Antimicrobial resistance (AMR) compromises global health due to the associated morbidity, mortality, and costs. The inappropriate use of antimicrobial agents is a prime driver of AMR. Consequently, it is imperative to gain a greater understanding of current utilization patterns especially in high-risk groups including neonates and children. A point prevalence survey (PPS) was conducted among three tertiary care children’s hospitals in the Punjab province using the World Health Organization (WHO) methodology. Antibiotic use was documented according to the WHO AWaRe classification. Out of a total of 1576 neonates and children, 1506 were prescribed antibiotics on the day of the survey (prevalence = 95.5%), with an average of 1.9 antibiotics per patient. The majority of antibiotics were prescribed in the medical ward (75%), followed by surgical ward (12.8%). Furthermore, 56% of antibiotics were prescribed prophylactically, with most of the antibiotics (92.3%) administered via the parenteral route. The top three indications for antibiotics were respiratory tract infections (34.8%), gastrointestinal infections (15.8%), and prophylaxis for medical problems (14.3%). The three most common antibiotics prescribed were ceftriaxone (25.8%), amikacin (9.2%), and vancomycin (7.9%). Overall, 76.6% of the prescribed antibiotics were from Watch category followed by 21.6% from the Access group. There was a very high prevalence of antibiotic use among hospitalized neonates and children in this study. Urgent measures are needed to engage all the stakeholders to formulate effective ASPs in Pakistan, especially surrounding Watch antibiotics.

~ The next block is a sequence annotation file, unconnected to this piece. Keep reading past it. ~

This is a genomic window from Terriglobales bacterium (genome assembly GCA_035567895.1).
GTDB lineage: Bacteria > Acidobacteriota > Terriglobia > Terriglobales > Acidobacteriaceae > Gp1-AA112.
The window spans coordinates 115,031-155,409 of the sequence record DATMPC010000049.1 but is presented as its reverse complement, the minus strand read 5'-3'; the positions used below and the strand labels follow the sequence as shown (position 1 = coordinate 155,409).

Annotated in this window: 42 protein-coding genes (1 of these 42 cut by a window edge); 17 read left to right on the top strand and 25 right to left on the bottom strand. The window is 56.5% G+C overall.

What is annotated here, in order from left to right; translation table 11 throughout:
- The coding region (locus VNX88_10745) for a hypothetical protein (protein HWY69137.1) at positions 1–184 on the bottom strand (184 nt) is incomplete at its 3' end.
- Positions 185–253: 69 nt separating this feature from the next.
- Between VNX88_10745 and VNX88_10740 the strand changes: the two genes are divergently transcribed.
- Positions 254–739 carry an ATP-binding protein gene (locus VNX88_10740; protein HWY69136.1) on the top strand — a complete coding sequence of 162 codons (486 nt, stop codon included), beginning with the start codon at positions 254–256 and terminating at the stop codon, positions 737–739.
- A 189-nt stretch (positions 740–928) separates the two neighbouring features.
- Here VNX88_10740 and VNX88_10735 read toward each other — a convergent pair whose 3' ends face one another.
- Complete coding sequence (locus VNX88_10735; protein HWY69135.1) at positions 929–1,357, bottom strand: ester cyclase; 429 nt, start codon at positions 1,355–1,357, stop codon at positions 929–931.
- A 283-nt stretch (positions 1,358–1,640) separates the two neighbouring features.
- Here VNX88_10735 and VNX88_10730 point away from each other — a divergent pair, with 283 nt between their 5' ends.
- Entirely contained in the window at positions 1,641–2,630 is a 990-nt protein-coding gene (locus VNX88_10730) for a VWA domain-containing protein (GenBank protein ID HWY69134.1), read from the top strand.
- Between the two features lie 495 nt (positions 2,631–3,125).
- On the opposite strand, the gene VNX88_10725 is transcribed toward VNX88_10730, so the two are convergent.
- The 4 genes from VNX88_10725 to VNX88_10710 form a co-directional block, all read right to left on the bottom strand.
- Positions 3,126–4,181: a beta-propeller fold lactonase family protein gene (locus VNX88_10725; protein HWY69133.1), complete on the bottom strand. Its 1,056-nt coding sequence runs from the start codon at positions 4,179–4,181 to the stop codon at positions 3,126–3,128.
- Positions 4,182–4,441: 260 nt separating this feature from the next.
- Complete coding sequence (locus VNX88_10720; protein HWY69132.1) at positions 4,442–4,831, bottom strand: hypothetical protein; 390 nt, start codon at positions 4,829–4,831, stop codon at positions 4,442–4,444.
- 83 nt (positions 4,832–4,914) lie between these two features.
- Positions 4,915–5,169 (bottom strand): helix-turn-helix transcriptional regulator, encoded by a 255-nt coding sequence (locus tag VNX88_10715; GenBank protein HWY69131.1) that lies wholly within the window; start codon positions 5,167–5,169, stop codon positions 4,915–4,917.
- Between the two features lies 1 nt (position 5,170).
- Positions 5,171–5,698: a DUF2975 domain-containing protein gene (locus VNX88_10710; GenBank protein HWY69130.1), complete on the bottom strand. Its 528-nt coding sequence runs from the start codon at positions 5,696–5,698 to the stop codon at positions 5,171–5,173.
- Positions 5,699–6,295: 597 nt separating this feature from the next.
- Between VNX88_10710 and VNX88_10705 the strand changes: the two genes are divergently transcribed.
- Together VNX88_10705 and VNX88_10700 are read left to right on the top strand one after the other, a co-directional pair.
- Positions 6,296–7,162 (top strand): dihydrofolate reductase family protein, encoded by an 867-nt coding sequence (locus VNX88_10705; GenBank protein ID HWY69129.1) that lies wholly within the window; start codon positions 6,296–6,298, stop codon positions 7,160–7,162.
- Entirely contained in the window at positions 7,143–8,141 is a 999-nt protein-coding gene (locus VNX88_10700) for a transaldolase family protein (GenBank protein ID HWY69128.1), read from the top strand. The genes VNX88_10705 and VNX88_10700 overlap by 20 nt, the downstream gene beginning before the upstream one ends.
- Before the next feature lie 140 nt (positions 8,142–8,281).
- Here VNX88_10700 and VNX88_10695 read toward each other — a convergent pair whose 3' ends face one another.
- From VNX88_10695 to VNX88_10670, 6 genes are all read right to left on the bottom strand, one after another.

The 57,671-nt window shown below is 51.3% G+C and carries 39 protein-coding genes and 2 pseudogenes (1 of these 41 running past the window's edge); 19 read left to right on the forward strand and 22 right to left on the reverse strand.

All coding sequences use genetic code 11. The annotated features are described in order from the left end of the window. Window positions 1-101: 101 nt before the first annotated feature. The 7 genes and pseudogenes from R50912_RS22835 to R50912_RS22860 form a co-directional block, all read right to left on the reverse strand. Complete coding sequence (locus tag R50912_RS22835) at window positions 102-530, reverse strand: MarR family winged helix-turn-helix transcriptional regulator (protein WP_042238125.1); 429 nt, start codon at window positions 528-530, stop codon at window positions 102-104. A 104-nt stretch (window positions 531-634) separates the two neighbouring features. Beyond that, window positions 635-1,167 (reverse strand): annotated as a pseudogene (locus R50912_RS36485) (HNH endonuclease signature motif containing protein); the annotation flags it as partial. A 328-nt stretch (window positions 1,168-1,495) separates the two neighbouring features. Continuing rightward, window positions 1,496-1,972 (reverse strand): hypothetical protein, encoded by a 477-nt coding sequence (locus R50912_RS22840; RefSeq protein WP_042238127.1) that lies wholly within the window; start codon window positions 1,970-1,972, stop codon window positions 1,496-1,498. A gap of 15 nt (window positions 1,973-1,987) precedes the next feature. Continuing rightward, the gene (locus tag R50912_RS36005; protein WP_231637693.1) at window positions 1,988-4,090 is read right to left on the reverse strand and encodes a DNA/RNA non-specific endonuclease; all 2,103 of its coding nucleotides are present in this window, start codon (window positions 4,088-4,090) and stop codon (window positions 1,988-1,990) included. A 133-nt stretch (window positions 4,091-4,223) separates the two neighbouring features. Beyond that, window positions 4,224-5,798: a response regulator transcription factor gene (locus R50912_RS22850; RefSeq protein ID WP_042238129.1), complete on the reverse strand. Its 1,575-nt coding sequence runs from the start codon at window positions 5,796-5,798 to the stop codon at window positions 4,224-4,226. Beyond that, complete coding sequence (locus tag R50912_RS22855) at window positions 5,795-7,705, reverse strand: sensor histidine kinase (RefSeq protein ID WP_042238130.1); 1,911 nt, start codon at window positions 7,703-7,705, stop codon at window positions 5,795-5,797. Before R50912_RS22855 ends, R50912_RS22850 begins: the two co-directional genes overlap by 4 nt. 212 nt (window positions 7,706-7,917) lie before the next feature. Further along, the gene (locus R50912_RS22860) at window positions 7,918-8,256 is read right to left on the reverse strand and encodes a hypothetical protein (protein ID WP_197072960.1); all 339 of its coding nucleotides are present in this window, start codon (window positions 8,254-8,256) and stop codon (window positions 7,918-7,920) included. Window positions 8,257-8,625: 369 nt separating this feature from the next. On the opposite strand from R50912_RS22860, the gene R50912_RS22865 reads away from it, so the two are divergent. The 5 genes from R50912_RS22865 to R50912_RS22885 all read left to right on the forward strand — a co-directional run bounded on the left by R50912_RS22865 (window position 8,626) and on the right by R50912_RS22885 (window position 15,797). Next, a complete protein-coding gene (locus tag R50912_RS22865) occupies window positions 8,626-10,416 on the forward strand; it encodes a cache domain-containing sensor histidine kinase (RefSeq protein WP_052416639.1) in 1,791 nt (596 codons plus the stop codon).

- AWaRe classification
- point prevalence survey